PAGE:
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VIDEO: 'Adjust it Andrew'

Golding urges Holness to announce changes to the spending when he makes his budget presentation today

BY ARTHUR HALL
Editor-at-Large
halla@jamaicaobserver.com

Thursday, March 18, 2021

Opposition Leader Mark Golding has called on Prime Minister Andrew Holness to use his presentation in the budget debate today to announce changes to the Government's spending plans for the 2021/22 fiscal year.

Responding to questions from the Jamaica Observer following a People's National Party (PNP) post-budget media briefing yesterday, Golding underscored his claim that the expenditure budget announced by Finance Minister Dr Nigel Clarke is timid and urged Holness to announce the adjustments.

“I would love him to say that he has rethought the budget and he has realised that the expenditure package announced by the finance minister is not going to address the deep problems that have been visited on the people as a result of this pandemic.

“With a negative growth of around 12 per cent, and with over 100,000 people losing their jobs, the hardship out there is real,” said Golding.

He argued that proof that the Holness Administration is not aware of the hardship Jamaicans are facing came on Tuesday with the laughter from Government Members of Parliament when he displayed a basket of goods which he said cost the one-off payment of $10,000, the amount paid as part of the Government's COVID-19 Allocation of Resources to Employees (ARE) last year.

“The response of the Jamaica people to that was to say, 'How is this Government so out of touch with the reality'. That cannot feed a family for two weeks and that is all that the poorest people have got from the Government over eight months and they are not looking to spend any more,” said Golding.

“So my point is, prime minister, the people need help and they need help that is adequate and sufficient and it can be done. It will not set back the country in any major way if you do it. To the contrary, it will protect the country, strengthen the country and allow us to bounce back faster,” added Golding.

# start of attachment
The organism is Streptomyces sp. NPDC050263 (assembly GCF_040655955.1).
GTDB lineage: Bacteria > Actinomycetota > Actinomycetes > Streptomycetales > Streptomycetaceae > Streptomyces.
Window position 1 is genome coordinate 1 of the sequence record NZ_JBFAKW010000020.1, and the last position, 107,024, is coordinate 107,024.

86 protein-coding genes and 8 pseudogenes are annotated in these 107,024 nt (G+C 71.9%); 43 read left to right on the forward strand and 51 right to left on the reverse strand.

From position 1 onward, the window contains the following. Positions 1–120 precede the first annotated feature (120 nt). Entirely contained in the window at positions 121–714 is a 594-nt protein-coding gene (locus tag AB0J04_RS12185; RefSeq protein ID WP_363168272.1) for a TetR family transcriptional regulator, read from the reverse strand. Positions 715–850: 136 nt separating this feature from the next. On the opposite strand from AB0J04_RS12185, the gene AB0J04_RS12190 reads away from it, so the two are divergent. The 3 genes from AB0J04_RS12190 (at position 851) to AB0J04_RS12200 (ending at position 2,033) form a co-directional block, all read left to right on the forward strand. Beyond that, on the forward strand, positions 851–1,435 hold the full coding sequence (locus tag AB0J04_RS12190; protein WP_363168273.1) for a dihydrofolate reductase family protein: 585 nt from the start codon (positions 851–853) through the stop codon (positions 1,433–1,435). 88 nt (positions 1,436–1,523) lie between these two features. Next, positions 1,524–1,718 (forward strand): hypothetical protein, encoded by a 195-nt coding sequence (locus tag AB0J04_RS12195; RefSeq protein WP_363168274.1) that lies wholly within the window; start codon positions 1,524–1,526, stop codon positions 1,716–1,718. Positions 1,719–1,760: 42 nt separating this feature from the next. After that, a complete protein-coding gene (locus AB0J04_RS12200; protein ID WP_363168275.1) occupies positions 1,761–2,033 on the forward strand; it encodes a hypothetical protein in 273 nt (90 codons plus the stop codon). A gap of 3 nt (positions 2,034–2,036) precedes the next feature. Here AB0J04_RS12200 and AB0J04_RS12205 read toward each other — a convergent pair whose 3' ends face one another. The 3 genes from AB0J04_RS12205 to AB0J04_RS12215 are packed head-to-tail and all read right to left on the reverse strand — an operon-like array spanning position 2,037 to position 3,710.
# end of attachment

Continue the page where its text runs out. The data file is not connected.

In his budget presentation on Tuesday, Golding endorsed a call by Opposition spokesman on finance Julian Robinson for the Government to add $21.5 billion, approximately one per cent of the country's gross domestic product (GDP), to the $831-billion budget to accommodate more social programmes for the vulnerable.

“This is when the Government should alter its direction if experience and data show that their approach is failing to meet the needs of the people. At this time of crisis, people must be the priority. People must be at the centre of policy. However, in the face of the deep economic and social crisis, the response of the Government, in my view, has been to continue its tight embrace of fiscal conservatism,” Golding told the House of Representatives.

Despite criticisms of the proposal from some analysts, Golding and Robinson stood firm yesterday as they responded to questions at the media briefing.

According to Robinson, there are several options available to the Government to fund the additional spending without being fiscally irresponsible.

“There are options, for example, at looking at the obligations that the Government may choose to undertake in the next fiscal year and determine whether they push out some of those obligations or differ some of those obligations,” said Robinson.

“The Government can also... make a decision to raise money possibly on the local market [to] mitigate the exchange rate risks. So there are options that are available to the Government and I do not believe that the additional spend will force us into borrowing to pay interest at all,” added Robinson, who argued that additional spending is needed to grow out of the crisis facing the country.

In endorsing his finance spokesman, Golding told journalists that in the present low interest rate environment the Government has the ability to service its debt.

“So a one per cent increase in the debt-to-GDP ratio is not a huge risk,” argued Golding.

“If we had to borrow to fund an additional one per cent of GDP and spent it in the way that we have identified, investing it in the people, helping businesses and also building out the tech infrastructure so that we can modernise the economy in the post-pandemic world, it will generate more rapid recovery, more revenue to the Government and the ability to service the borrowings better,” argued Golding.